Some research suggests that alcohol is a factor in developing colon cancer, but the evidence has not been consistent and the mechanism of alcohol-induced colon cancer risk is not clear.

Theory: Heavy drinkers (typically more than two drinks daily) may be more susceptible to colon cancer due to a general immune deficiency and poor dietary intake of cancer-preventing foods. Also, alcohol by-products may build up to high concentrations in the colon and interfere with the absorption of cancer-preventing substances. Several dietary factors may be involved in the development of colon cancer, including diets low in fresh vegetables and fruits and high in red meat. A deficiency of the B vitamin folic acid is thought to play a role in the development of colon cancer.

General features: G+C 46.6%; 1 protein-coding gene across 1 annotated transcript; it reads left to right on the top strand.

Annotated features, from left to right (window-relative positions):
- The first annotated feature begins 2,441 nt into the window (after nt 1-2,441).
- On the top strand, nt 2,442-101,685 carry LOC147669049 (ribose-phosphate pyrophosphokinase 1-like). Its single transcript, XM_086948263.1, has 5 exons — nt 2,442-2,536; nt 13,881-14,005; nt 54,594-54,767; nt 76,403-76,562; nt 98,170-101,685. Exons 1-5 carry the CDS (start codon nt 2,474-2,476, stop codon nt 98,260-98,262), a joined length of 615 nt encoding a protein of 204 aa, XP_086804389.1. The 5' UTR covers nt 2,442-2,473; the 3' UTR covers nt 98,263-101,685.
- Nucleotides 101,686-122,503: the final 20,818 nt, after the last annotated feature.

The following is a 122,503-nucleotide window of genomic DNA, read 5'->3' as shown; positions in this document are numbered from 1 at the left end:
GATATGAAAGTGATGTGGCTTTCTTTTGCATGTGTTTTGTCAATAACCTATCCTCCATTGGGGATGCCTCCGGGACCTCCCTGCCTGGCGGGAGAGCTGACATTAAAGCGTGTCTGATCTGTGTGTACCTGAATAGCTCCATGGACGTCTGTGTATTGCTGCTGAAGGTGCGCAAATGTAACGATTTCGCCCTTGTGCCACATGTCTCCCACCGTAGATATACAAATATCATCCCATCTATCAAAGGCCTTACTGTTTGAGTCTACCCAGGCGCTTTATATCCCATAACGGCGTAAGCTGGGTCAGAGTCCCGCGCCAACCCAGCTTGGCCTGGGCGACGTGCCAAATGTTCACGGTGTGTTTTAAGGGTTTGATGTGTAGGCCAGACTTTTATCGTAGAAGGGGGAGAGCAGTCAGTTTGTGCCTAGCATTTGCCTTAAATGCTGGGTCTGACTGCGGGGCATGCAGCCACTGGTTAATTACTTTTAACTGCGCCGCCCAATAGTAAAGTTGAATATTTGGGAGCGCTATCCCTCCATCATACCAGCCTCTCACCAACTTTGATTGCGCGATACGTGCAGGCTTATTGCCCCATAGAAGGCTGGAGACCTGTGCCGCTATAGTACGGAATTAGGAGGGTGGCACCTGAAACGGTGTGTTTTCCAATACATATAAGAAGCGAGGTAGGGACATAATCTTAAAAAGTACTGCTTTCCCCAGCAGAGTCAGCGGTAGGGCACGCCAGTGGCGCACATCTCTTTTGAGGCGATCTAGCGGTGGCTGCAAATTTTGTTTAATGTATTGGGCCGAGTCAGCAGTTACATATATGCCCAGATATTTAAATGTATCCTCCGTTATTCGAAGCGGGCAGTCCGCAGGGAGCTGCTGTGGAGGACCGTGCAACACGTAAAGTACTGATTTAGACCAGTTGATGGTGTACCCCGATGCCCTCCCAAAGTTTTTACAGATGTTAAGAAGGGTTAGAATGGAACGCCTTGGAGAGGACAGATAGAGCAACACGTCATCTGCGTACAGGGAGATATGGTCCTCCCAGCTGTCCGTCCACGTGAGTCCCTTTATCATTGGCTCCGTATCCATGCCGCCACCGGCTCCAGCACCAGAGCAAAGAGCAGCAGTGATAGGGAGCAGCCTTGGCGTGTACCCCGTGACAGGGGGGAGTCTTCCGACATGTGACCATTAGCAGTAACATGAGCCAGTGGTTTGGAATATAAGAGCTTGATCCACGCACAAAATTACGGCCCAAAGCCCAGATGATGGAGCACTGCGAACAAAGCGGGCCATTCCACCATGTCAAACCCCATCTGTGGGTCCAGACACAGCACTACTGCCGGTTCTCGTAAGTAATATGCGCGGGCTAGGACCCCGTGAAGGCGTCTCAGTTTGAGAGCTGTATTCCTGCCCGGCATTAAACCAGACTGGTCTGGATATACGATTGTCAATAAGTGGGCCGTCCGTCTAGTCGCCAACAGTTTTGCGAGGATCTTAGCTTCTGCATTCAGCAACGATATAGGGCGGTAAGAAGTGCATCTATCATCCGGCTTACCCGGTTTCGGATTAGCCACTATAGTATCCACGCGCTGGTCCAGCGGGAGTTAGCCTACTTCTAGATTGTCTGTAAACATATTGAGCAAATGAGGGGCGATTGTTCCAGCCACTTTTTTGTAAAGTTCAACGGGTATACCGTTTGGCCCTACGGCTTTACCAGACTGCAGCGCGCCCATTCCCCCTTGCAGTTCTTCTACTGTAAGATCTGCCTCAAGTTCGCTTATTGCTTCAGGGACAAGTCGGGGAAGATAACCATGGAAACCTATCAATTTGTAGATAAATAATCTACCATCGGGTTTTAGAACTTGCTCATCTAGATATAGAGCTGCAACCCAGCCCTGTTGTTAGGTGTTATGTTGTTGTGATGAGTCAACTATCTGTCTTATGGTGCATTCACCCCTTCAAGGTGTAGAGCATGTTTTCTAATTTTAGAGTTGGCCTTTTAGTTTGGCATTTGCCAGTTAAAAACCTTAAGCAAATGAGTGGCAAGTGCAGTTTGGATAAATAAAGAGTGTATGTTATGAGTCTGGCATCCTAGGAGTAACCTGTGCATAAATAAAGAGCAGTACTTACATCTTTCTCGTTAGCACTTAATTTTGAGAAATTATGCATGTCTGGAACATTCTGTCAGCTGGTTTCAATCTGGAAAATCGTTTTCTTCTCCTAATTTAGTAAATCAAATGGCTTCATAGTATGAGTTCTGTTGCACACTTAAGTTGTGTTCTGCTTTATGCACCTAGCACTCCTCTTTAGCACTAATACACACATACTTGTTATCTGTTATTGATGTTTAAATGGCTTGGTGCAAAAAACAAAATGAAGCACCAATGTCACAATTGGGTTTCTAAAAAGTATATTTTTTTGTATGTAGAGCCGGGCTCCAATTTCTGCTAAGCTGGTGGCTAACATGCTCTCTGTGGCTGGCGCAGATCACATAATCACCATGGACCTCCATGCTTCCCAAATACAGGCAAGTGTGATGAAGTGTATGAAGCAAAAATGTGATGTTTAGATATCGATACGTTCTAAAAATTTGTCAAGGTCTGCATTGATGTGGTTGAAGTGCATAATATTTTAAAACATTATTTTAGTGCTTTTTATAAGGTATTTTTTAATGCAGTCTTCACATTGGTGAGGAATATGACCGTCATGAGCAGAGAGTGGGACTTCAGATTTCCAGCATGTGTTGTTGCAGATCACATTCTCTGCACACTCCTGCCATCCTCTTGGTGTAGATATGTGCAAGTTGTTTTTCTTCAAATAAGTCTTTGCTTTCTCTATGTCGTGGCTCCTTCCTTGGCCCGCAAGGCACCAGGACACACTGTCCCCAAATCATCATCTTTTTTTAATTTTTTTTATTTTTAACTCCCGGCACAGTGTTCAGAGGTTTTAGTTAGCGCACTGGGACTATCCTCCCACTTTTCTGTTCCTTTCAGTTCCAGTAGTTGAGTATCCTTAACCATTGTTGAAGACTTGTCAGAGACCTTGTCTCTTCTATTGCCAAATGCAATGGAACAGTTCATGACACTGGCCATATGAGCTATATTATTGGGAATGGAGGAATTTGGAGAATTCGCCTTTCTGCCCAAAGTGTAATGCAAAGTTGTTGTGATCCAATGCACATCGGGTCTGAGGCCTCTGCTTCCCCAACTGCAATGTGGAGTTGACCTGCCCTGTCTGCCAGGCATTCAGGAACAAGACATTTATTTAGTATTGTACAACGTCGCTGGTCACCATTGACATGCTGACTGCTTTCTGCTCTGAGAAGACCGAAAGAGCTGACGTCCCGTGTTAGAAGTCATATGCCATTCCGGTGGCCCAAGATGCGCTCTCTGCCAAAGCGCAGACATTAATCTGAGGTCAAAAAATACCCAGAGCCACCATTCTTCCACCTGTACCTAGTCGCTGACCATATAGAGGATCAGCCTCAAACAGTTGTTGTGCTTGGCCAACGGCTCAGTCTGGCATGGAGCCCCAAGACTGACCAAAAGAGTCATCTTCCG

Self-defense: Get 400 micrograms of folic acid daily in your diet or through the use of a supplement.

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